Special Issue "Advances in Oomycete Virus Research"

A special issue of Viruses (ISSN 1999-4915). This special issue belongs to the section "Viruses of Plants, Fungi and Protozoa".

Deadline for manuscript submissions: 15 December 2021.

Special Issue Editors

Dr. Leticia Botella Sánchez
Website
Guest Editor
Mendel University in Brno, 613 00 Brno-sever-Černá Pole, Czech Republic
Interests: Mycoviruses; RNA; Hypovirulence; Fungal and oomycete pathogens; Endophytes; Forest Pathology
Prof. Dr. Jarkko Hantula
Website
Guest Editor
Natural Resources Institute Finland, Latokartanonkaari 9, FI-00790 Helsinki, Finland
Interests: forest pathogens and mycoviruses
Dr. Eeva Vainio
Website
Guest Editor
Natural Resources Institute Finland (Luke), Natural Resources Unit, Forest Health and Biodiversity, Latokartanonkaari 9, 00790 Helsinki, Finland
Interests: Ecology of forest fungi and their viruses

Special Issue Information

Dear Colleagues,

Oomycetes are heterotrophic saprophytes and parasites of plant and animal hosts. Their morphology and habitat are highly similar to filamentous fungi but phylogenetically they are closer to brown algae and diatoms and belong to the Kingdom Stramenopila (Heterokonta). In general, relatively little is known about virus communities inhabiting oomycetes. Most of the research developed so far has focused on the genus Phytophthora, whose members are significant global plant and forest pathogens causing important economic losses in agriculture, horticulture and forest industry, and they are major threats to natural ecosystems and biodiversity. Nevertheless, a number of new viruses have been also found in other oomycetes with very diverse ecosystems and lifestyles, such as downy mildews (biotrophic plant parasites), water and soilborne oomycetes of the genus Pythium, and Halophytophthora species from estuary ecosystems.

Although the advent of new molecular technologies has brought the opportunity to presume a rich diversity of oomycete viruses, there is still a long way to understand, what is their origin? What is the effect on their hosts? How closely related to diatom viruses they are? How do they transmit? Are there oomycete viruses with DNA genomes? Are they drivers of the evolution of their hosts? Could they be utilized in controlling their pathogenic hosts?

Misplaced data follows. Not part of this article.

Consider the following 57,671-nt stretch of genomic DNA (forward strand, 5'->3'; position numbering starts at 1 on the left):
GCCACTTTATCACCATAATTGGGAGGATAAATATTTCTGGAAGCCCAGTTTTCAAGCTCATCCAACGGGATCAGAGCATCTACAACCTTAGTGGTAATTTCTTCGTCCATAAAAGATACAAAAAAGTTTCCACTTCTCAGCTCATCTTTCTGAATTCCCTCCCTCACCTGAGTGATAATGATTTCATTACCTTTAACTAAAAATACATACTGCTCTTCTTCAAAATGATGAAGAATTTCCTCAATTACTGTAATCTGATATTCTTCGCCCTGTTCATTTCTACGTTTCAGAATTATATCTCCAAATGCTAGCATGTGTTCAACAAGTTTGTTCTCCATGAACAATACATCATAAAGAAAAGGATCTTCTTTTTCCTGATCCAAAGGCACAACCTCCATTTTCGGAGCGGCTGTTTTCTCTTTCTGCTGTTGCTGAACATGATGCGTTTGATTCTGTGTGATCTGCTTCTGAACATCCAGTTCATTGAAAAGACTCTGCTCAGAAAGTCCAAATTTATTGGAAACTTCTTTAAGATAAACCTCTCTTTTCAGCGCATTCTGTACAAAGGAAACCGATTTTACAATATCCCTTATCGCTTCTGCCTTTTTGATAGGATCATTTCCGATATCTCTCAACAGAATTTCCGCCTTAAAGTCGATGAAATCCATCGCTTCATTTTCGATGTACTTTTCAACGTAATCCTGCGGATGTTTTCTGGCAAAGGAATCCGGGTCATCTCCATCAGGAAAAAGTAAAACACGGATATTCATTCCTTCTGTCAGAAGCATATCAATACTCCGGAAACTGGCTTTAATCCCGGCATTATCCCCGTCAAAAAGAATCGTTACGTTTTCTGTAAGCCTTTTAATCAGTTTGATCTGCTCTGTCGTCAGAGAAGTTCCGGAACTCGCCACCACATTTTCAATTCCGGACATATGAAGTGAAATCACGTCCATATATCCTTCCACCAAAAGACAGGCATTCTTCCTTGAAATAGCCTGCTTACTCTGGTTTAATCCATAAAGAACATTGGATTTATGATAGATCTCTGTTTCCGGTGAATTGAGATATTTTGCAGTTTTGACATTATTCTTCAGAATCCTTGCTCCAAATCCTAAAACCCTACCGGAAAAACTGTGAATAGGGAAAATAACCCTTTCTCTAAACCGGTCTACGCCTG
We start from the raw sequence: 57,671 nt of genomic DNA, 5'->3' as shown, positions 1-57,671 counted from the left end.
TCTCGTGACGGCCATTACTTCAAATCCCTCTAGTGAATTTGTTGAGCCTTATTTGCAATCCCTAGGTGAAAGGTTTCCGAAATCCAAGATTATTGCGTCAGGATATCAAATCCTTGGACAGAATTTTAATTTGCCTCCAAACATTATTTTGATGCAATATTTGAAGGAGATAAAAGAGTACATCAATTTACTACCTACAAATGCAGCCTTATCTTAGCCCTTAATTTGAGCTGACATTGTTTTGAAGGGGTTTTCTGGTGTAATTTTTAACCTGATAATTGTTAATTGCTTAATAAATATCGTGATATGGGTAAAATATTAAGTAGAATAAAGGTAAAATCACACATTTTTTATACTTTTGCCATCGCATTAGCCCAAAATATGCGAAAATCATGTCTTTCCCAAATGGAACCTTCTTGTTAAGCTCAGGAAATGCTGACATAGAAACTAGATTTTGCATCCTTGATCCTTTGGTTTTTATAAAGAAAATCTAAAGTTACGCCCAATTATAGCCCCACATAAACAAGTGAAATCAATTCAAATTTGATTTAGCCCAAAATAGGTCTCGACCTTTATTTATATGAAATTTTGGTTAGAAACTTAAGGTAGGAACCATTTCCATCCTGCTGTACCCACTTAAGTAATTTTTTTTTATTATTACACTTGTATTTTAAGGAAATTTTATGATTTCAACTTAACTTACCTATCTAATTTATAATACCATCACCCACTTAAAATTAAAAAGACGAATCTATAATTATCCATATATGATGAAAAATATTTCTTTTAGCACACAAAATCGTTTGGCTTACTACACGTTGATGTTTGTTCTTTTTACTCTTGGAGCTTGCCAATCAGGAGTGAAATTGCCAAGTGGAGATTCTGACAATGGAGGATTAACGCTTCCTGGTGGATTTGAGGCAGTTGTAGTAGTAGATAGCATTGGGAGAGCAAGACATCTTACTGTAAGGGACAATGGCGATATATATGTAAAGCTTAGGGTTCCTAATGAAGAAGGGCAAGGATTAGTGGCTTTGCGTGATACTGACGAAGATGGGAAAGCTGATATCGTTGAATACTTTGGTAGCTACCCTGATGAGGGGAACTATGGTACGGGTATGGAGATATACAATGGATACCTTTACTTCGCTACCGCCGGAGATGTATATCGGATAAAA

This special issue is a good opportunity to answer some or all these questions and you are welcome to participate.

Dr. Leticia Botella Sánchez
Prof. Dr. Jarkko Hantula
Dr. Eeva Vainio
Guest Editors

Manuscript Submission Information

Manuscripts should be submitted online at www.mdpi.com by registering and logging in to this website. Once you are registered, click here to go to the submission form. Manuscripts can be submitted until the deadline. All papers will be peer-reviewed. Accepted papers will be published continuously in the journal (as soon as accepted) and will be listed together on the special issue website. Research articles, review articles as well as short communications are invited. For planned papers, a title and short abstract (about 100 words) can be sent to the Editorial Office for announcement on this website.

Submitted manuscripts should not have been published previously, nor be under consideration for publication elsewhere (except conference proceedings papers). All manuscripts are thoroughly refereed through a single-blind peer-review process. A guide for authors and other relevant information for submission of manuscripts is available on the Instructions for Authors page. Viruses is an international peer-reviewed open access monthly journal published by MDPI.

Please visit the Instructions for Authors page before submitting a manuscript. The Article Processing Charge (APC) for publication in this open access journal is 2200 CHF (Swiss Francs). Submitted papers should be well formatted and use good English. Authors may use MDPI's English editing service prior to publication or during author revisions.

Keywords

  • Stramenopila (Heterokonta)
  • mycovirus
  • virome
  • dsRNA
  • ssRNA
  • DNA
  • iRNA
  • transcriptomics
  • next generation sequencing
  • phylogenetics
  • evolution
  • sporulation
  • pathogenicity
  • hypovirulence
  • virus transmission
  • virus replication
  • virus diversity
  • soil-borne oomycetes
  • water-borne oomycetes
  • air-borne oomycetes

Published Papers

This special issue is now open for submission.
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